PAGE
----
Besides, what’s the point of worrying about logistics when White’s still able to play the role of the grand trickster so knavishly? As mentioned above, he continues to merrily mislead listeners on exactly where any of his records will go at just about any given time. The opening three-track trek of the album constitutes a fairly conventional blues-rock progression, all tightly structured and intensely performed, before dipping into the baroque “Hi-De-Ho,” an anomalous homage to vaudeville legend Cab Calloway that’s equal parts eerie, strange, and hysterical. Nothing about the track’s broader elements should conceivably work at all — Calloway’s rough looped vocal sample, the frantic guitar playing, the goofy Q-Tip feature, the strong “fucking around” quality of the entire enterprise — and yet, all together, they form a song so cockamamie that it’s difficult not to respect the raw singularity of it. Which, at this point in his career, is perhaps the best and more advantageous lens through which to engage with White’s ever-growing body of work: to embrace this particular strand of strangeness. Or, at the very least, to do so when the end results are this engaging.
The narrative around Caitlyn Smith — that she kicked around Nashville for several years as a highly regarded hired-gun songwriter for mainstream artists she could sing under the table on any given day — isn’t an uncommon one. Hell, country music has an entire cottage industry of women whose careers have shared that particular arc. In the ‘90s, that would account for the Holy Trinity of Matraca Berg, Gretchen Peters, and Kim Richey; more recently, Smith falls along the same axis as Lori McKenna and Natalie Hemby. It’s not a terrible way to carve out a respectable and award-winning career, but High, Smith’s third album, makes it clear that she’s still gunning for the commercial success that has, to date, eluded her. That is in no way a referendum on the album’s quality or to suggest that Smith has somehow compromised her artistry here. High is a lovely and often evocative pop-country album that showcases Smith’s powerhouse singing and her gifts for melodies that take unexpected detours without ever becoming inaccessible.
More so than its two predecessors, High is produced with an ear for what’s current on radio playlists — the double-time chorus on “Downtown Baby” wouldn’t sound at all out-of-place between Kane Brown and Maren Morris, while easy-going arrangement on “Dreamin’s Free” strikes the same tone as “I Can’t,” a Top 40 hit with Old Dominion, which closed out her previous album era with at least a bit of commercial momentum. The songs on High are better-written than was that track, with an overall theme of attempting to find emotional regulation in turbulent times. The title track — originally cut in a more rock-oriented style by co-writer Miley Cyrus on her 2020 album, Plastic Hearts — is easily the set’s most complex, capitalizing on the easy power of Smith’s voice to create dramatic shifts in dynamics that, structurally, bolster the song’s narrative of feeling unmoored. Smith belts and growls her way through one of the year’s most riveting singles; truly, few of her contemporaries on country radio could match her torrid delivery of the song’s sweeping chorus. Whether or not radio will actually bite on any of these songs remains to be seen — “Downtown Baby” has been struggling to gain traction — but High proves that Caitlyn Smith elevates contemporary country.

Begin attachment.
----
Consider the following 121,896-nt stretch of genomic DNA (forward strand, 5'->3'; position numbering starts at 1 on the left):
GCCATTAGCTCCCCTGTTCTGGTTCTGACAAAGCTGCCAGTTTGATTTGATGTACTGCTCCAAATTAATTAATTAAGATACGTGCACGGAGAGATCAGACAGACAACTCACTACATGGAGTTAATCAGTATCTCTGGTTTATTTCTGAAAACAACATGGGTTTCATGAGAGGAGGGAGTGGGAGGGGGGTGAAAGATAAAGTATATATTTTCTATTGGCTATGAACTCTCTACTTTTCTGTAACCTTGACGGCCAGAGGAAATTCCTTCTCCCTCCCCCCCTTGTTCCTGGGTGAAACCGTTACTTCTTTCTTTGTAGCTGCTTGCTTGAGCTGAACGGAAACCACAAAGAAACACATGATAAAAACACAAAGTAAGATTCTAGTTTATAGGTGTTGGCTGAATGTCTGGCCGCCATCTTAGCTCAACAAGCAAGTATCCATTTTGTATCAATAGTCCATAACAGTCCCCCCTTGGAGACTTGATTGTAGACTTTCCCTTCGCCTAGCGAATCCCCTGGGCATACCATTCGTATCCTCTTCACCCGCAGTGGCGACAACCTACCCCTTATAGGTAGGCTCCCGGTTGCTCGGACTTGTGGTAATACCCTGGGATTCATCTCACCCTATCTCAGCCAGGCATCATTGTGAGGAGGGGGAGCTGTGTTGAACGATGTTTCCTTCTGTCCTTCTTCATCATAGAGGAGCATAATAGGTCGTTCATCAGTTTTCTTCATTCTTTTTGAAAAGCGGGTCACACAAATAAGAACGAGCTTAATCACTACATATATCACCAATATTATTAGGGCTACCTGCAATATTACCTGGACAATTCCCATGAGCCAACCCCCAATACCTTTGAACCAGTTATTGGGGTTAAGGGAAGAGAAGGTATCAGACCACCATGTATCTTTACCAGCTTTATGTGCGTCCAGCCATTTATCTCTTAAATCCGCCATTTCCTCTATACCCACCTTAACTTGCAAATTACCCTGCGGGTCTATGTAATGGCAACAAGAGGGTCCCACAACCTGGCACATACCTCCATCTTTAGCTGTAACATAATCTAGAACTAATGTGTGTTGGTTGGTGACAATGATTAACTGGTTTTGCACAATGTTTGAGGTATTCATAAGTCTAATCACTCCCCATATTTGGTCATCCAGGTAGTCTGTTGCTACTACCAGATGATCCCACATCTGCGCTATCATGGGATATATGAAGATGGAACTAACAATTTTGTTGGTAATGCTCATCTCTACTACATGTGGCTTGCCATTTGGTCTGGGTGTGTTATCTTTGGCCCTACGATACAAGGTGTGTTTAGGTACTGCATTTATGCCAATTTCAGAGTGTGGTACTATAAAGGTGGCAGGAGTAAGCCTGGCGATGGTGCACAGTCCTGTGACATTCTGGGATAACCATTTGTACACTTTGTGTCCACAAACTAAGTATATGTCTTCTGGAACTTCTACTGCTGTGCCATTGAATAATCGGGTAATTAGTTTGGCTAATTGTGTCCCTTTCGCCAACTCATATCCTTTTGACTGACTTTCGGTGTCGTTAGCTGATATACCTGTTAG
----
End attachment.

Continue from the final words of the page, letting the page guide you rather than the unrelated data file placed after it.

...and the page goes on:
Bon Iver drummer S. Carey is back with his fourth solo album, Break Me Open, once again leaning into his particular brand of vulnerability, expressing rough and raw feelings with this typically gentle voice and heartbreaking lyrical work. Which is to say, by and large, if you dig early Bon Iver, you’re probably inclined to S. Carey’s music. It makes sense, as he himself is a fan, initially becoming a part of the band because he knew the first record so well that he impressed Justin Vernon with his audition. And his sounds are still steeped in that late-2000s indie folk vibe, practically a time capsule to the era. It’s understandable that such an approach wouldn’t age particularly well for some, but for generous listeners, his skills remain top-notch, and he never takes the opportunity to rehash the worst traits of the genre. His lyrics likewise remain tough and biting, spinning confessionals about his divorce and the loss of his father, wounds laid open for the listener to experience in a manner so personal as to feel almost intrusive, his landing of each line taking on the character of a one-on-one conversation. It results in an emotional resonance that is hard, if not impossible, for many artists to fake, and even in his fourth record, S. Carey’s music still feels profoundly genuine.
But in spite of this welcome intimacy, there isn’t a whole lot else going on. It’s a very vibes record, which isn’t inherently a bad thing — of course, not every work needs to push boundaries or innovate in order to succeed — but S. Carey doesn’t have the luxury of being a household name or major rockstar milking the same tropes over and over again in filled stadiums across the country. Fair or not, for a smaller artist, particularly one trading in an arguably nostalgic mode, it can be difficult to repeatedly get away with this. Which is to say, while Break Me Open is a delicate, soothing listen, it registers as a replica of his past work rather than any kind of continuation of themes or progression of sound. It’s unfortunate that something so obviously personal dovetails with a musical texture that was already familiar a decade ago, and while the expressions are clearly cathartic for S. Carey, the album undeniably lands a little flat. Those who are established fans will likely still connect with Break Me Open on some not insignificant level, but for a general listenership, a first spin will likely float into the ether, pleasant but never to be returned to.